These [Eranos] “wall sessions” were the unforgettable highlights of the summer. They acquired a different character when Erich Neumann, of Tel-Aviv, was there, for then a dialogue developed between the two, and we listened. ~Aniela Jaffe, Jung’s Last Years, Page 119.

Not so Jung: no question of letting the plan drop! Of course I must go on the trip, I had also to accept the risk of danger. The unconscious was nature, and like nature it could either help man or destroy him. What mattered was that he should try to confront nature consciously, to fathom it and transform it. That was the whole venture of life. ~Aniela Jaffe, Jung’s Last Years, Page 121.

Before–going—to Africa in 1926 he learned Swahili, which stood him in good stead during palavers with the natives in Kenya and Uganda. ~Aniela Jaffe, Jung’s Last Years, Page 122.

He [Jung] had no Hebrew, which he regretted very much, especially after he became acquainted with the texts of Jewish mysticism, which he would have liked to have read in the original. ~Aniela Jaffe, Jung’s Last Years, Page 122.

After the death of his [Jung] wife, his four daughters and his daughter-in-law-each the center of a large family of her own-took turns staying with him for a while, to keep him company. ~Aniela Jaffe, Jung’s Last Years, Page 122.

It was obvious that dictating letters tired him, but they took an important place in his life. As his libido stopped flowing into the production of scientific works, they became a receptacle for his creative ideas, and so their number continually increased in his later years. ~Aniela Jaffe, Jung’s Last Years, Page 123.

But at bottom he understood and accepted his “outsiderness,” because he knew that his ideas expected too much of his contemporaries. ~Aniela Jaffe, Jung’s Last Years, Page 124.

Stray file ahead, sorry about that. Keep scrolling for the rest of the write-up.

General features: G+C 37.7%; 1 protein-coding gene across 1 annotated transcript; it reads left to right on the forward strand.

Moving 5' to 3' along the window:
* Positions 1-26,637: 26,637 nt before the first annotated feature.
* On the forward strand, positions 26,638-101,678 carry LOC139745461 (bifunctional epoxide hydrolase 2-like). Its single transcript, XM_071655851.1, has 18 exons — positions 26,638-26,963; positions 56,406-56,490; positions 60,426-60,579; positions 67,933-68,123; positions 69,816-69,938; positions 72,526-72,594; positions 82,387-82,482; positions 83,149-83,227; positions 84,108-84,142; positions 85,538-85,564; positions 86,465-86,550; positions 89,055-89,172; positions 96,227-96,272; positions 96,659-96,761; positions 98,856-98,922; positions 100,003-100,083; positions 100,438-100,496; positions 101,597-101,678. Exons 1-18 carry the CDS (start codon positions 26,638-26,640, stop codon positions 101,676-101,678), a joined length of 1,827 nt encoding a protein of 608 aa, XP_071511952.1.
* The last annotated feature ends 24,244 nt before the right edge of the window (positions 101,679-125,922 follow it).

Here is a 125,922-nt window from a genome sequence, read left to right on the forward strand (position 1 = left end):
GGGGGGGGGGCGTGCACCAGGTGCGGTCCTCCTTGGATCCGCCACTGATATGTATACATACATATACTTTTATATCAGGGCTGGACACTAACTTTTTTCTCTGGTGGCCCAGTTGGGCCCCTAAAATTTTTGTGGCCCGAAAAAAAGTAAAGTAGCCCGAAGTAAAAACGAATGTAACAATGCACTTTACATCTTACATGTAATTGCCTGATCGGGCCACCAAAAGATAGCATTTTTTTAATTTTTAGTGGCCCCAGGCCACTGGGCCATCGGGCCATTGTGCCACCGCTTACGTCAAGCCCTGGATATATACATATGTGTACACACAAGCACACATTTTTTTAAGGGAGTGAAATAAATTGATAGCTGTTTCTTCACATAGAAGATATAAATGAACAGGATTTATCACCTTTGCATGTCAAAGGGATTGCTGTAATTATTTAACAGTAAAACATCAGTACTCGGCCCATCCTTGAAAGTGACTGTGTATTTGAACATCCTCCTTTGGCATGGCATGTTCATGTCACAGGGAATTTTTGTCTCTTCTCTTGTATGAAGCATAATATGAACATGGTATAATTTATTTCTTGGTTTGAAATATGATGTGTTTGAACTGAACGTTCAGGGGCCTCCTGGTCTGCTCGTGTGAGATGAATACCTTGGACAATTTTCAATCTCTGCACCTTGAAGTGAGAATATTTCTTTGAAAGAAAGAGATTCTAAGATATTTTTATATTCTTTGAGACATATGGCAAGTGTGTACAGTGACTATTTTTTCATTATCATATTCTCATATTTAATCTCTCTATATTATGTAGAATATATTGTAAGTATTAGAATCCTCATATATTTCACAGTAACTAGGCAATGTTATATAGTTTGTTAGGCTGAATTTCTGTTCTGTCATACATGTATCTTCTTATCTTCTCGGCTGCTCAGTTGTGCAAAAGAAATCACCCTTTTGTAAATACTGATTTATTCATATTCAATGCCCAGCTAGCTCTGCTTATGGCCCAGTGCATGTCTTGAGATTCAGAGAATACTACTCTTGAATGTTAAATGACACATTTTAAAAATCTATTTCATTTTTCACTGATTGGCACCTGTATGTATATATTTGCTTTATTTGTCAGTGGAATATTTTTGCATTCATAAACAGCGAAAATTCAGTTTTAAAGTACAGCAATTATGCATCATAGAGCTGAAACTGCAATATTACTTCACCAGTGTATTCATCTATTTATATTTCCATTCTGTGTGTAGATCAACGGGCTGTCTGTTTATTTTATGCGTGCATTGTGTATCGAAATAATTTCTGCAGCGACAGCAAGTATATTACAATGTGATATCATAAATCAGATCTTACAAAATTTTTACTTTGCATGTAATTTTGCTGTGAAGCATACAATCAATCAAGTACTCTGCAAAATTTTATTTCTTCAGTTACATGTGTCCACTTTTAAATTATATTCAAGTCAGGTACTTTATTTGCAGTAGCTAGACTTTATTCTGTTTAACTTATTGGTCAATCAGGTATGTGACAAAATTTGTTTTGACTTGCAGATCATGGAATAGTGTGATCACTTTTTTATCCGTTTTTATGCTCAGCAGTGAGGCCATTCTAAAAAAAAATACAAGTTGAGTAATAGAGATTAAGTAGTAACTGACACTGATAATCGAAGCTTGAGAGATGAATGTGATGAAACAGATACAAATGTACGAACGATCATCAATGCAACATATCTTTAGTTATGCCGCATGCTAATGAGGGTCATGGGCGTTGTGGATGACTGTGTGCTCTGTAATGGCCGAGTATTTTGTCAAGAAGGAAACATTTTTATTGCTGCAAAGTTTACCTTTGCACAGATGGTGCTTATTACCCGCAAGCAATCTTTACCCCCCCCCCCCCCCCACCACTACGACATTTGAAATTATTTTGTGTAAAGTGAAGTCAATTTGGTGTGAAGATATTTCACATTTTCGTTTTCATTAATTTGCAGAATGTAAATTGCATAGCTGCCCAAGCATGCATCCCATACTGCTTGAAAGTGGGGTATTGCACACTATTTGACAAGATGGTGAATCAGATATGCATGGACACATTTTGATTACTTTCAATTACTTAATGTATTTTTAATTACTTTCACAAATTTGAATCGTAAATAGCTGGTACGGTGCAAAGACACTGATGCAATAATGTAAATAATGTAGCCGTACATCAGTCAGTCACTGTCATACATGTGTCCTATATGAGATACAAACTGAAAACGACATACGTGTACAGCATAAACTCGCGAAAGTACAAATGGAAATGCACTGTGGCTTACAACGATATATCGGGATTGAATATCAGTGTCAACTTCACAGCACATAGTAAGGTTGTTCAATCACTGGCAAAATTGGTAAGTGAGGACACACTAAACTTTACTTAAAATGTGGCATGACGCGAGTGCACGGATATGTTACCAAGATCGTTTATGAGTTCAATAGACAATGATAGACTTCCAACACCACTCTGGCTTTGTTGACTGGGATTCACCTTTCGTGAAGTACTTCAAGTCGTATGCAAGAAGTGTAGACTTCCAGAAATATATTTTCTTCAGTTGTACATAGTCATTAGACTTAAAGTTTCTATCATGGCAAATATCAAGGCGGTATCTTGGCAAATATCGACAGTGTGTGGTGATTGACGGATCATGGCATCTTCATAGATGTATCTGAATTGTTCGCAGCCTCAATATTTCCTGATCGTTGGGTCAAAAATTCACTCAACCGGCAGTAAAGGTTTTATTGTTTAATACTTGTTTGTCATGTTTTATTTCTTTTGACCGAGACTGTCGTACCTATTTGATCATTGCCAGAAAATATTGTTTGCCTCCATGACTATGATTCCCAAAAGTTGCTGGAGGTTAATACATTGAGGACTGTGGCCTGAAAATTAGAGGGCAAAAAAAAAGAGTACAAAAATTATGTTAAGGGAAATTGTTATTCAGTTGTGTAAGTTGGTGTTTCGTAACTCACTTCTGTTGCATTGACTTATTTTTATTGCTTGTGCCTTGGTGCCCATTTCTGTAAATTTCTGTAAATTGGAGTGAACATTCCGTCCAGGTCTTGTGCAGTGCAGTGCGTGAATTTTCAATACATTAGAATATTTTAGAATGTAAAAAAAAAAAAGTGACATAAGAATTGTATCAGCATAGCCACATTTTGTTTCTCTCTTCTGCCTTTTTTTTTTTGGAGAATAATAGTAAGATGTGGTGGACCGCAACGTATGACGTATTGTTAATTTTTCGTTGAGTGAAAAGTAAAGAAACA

Jung was all the more pleased and grateful for the successful interviews, such as those with Mircea Eliade, Georges Duplain, Georg Gerster, Gordon Young, Richard Evans, and John Freeman. ~Aniela Jaffe, Jung’s Last Years, Page 125.

A distinguishing mark of his [Jung’s] correspondence is that the great bulk of it was conducted with people unknown to him. Letters to the well-known or famous were in the minority. ~Aniela Jaffe, Jung’s Last Years, Page 125.

It was one of Jung’s exaggerations to say that the “man of the people” understood him better than the intellectuals,… ~Aniela Jaffe, Jung’s Last Years, Page 125.

It was a particular joy to him that an abbess in Alsace read his “Answer to Job” with her nuns. ~Aniela Jaffe, Jung’s Last Years, Page 126.

When Jung was writing, he enclosed himself in an invisible shell. Nothing could distract him or break through his concentration; it was a cardinal law that he was never under any circumstances to be spoken to while writing. ~Aniela Jaffe, Jung’s Last Years, Page 128.

Jung was no cigarette smoker, but after luncheon he allowed himself a Brazilian cigar, which he would offer also to his friends. ~Aniela Jaffe, Jung’s Last Years, Page 129.

When Jung was writing, he enclosed himself in an invisible shell. Nothing could distract him or break through his concentration; it was a cardinal law that he was never under any circumstances to be spoken to while writing. ~Aniela Jaffe, Jung’s Last Years, Page 128.

Very early on Jung had taken to giving the typescripts to his pupils to read before sending them to the printer. All criticisms, all suggestions for changes, cuts or additions were carefully weighed and were generally accepted. ~Aniela Jaffe, Jung’s Last Years, Page 128.

Advertisements